While the show has received lots of press, nothing will prepare you for seeing the exhibition live. The designs, displays, sets and staging are awe-inspiring, and the Met worked closely with the team that handles McQueen’s theatrical runway shows. Piped in music fills the various themed rooms, from the eerily ethereal to dramatic orchestral.
McQueen played with polar opposites—life/death, lightness/darkness, predator/prey and man/machine—and these dichotomies portray the inner mind of McQueen, who tragically took his own life last year.
Some accents are built into the apparel, such as taxidermy crocodile heads and animal horns, but there are plenty of stand-alone accessories to astound, all housed in a separate room. The area is set up like a Victorian “cabinet of curiosities” celebrating the macabre.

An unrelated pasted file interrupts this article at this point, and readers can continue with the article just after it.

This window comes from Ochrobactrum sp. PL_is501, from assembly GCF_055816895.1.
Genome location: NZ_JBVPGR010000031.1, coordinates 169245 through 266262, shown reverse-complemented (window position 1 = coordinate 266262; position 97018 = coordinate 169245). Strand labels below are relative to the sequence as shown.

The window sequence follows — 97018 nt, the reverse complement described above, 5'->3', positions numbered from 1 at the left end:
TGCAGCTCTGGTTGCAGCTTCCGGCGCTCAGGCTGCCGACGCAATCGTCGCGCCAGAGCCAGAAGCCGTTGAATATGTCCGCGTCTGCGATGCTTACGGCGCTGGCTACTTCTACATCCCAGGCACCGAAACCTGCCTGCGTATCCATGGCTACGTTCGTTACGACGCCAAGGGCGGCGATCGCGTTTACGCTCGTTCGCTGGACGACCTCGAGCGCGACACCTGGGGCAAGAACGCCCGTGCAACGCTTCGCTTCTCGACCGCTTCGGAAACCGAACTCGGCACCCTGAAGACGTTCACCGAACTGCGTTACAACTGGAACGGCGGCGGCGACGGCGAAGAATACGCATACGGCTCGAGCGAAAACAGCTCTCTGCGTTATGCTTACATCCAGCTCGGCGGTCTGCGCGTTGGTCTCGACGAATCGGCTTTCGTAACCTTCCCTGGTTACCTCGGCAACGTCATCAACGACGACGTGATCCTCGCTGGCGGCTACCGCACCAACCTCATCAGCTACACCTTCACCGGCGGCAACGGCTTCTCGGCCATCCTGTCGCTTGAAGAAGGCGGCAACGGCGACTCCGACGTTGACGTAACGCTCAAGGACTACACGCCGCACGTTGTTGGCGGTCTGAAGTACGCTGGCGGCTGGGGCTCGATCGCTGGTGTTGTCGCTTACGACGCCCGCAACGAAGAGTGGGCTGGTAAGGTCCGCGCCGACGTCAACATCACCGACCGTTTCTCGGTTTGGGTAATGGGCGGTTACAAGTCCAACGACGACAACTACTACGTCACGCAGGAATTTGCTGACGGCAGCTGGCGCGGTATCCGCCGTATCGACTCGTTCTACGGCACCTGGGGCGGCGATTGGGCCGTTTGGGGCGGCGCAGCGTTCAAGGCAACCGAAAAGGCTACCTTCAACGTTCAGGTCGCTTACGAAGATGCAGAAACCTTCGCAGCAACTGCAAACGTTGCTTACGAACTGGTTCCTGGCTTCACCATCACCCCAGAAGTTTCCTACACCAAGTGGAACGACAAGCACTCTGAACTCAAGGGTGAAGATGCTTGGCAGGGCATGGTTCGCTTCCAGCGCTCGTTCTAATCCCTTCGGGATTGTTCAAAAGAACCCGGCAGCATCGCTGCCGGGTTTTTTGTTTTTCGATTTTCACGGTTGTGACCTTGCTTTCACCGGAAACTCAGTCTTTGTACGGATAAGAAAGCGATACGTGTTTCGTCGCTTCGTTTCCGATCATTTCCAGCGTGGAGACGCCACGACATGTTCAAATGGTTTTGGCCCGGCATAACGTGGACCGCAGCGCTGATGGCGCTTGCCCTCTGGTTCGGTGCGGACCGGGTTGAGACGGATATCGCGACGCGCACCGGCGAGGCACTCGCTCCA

The accessories on display were used in his runway shows and in many cases there are video loops showing models wearing them on the catwalk.
- A metal spine corset (complete with tail), that models wore over their dresses
- A coiled corset inspired by African neckpieces and created by jeweler Shaune Leane.
- A signature minaudiere boxed clutch lets the wearer slide through her fingers into affixed rings.
- Carved wooden prosthetic boots
- A headpiece made from pheasant feathers painted to resemble a tangle of red butterflies
- Angel wings carved out of balsa wood
- The famed armadillo shoe from his final collection and other alien-like footwear
Want to take a piece of the exhibition home with you? There’s always this armadillo shoe ornament, selling at the gift store.
One caveat: The show is always crowded, so get there early!
For a more comprehensive view of the offerings on display, click here.